Character and values education in schools were given a boost when the Education Ministry introduced a curriculum in this area several years ago. In recent years, parents too have been paying attention to character education outside the classroom, say enrichment providers.
Ms Krystal Tan, 40, who founded Krystal Charm Etiquette Academy in 2014, said she used to run holiday classes with as few as four children in a class when the academy was first set up.
Now, she often has to turn some away when the maximum capacity of 12 is reached. Over the school holidays, she will be running two etiquette and character education workshops, lasting for three hours and costing about $100. There will also be three half-day programmes conducted at childcare centres.
During the classes, pupils aged four to 13 will learn about values such as respect, responsibility and empathy through interactive games. For example, children are given flash cards and asked to decide if the scenario depicted reflects a certain value, such as respect.
Scenarios can include greeting a teacher or helping a friend on the slide at the playground.
Ms Clara Tan, 35, who runs Molly Manners Singapore, an etiquette school, has also seen more interest in her classes. The school has received about 30 per cent more inquiries from schools and parents since 2013.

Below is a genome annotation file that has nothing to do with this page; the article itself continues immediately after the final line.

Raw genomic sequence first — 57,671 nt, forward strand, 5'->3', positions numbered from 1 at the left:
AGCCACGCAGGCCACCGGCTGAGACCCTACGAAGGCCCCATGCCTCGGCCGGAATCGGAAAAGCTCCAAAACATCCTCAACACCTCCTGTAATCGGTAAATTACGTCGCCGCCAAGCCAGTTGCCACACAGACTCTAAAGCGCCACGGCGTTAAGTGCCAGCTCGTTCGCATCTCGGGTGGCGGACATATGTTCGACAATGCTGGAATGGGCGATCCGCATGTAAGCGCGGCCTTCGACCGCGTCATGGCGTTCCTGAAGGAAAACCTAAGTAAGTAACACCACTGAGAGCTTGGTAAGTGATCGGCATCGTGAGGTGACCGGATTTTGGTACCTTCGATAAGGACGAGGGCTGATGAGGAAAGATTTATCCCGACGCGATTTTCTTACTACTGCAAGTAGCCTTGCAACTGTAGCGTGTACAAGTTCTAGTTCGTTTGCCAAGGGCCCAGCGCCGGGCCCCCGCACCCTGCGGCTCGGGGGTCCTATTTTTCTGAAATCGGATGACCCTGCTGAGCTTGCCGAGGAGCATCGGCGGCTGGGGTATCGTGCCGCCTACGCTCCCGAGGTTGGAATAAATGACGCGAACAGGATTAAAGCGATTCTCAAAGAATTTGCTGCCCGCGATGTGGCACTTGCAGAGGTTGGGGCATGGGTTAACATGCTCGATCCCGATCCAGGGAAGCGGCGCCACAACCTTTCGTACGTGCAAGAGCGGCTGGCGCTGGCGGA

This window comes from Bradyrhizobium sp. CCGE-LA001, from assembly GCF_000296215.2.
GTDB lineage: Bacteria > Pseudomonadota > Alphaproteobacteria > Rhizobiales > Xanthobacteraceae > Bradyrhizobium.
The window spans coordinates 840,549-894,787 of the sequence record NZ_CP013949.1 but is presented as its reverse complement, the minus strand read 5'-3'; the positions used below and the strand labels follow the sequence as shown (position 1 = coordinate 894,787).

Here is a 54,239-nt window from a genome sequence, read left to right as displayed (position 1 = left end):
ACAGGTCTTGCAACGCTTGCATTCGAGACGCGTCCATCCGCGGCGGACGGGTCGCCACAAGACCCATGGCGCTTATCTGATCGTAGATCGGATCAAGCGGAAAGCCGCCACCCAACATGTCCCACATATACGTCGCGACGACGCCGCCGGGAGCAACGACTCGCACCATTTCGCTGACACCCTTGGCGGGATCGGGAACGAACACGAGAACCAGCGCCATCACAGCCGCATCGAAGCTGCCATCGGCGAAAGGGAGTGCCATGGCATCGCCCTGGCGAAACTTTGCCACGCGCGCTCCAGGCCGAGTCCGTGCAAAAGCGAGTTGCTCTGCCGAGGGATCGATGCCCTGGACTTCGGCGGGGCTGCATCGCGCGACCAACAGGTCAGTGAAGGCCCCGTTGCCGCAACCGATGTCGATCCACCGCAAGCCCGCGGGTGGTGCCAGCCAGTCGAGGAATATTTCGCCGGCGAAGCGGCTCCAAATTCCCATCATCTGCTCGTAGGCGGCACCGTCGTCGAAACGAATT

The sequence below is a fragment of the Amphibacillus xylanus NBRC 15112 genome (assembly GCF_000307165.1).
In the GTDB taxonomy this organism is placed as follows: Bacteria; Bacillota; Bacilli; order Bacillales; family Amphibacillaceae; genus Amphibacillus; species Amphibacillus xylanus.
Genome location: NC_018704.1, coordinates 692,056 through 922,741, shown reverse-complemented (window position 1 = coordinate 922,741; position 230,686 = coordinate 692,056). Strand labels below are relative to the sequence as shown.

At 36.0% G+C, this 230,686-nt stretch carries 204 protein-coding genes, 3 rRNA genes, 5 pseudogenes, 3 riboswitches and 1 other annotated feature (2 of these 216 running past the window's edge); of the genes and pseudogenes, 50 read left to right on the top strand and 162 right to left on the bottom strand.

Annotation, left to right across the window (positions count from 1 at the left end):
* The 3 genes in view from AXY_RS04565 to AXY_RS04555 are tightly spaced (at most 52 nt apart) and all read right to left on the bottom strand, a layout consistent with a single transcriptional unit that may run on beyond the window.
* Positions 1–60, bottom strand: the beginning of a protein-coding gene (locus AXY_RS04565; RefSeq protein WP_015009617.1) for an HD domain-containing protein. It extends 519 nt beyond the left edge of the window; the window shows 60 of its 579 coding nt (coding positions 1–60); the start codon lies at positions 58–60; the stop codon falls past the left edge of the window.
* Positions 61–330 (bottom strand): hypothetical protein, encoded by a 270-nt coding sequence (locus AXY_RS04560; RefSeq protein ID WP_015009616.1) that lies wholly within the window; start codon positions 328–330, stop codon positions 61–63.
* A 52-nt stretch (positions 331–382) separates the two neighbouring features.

This June holidays, it will be organising three-day holiday camps for children aged four to 12. Prices range from $150 to $220.
“Singapore kids have a sense of entitlement, expecting to be served and spoon-fed. They fail to see themselves as contributors to society as well,” said Ms Clara Tan.
The classes emphasise not just table manners but long-lasting life skills as well. Through interactive activities, discussions, craft and quizzes, children learn concepts like sportsmanship, respect, courtesy skills when using mobile phones, e-mail and texting, and how to talk about money.
“Parents now recognise the importance of soft skills, especially in this global economy where one has to work in groups, mix with people of different nationalities and cultures, and adapt quickly,” she said.
Property agent Jolyn Tan, 46, sent her 12-year-old daughter for classes at Krystal Charm last year. “I was looking for something that wasn’t too focused on academics,” she said, adding that her daughter has “become more conscious of her behaviour and how it impacts other people”.
A version of this article first appeared in The Straits Times.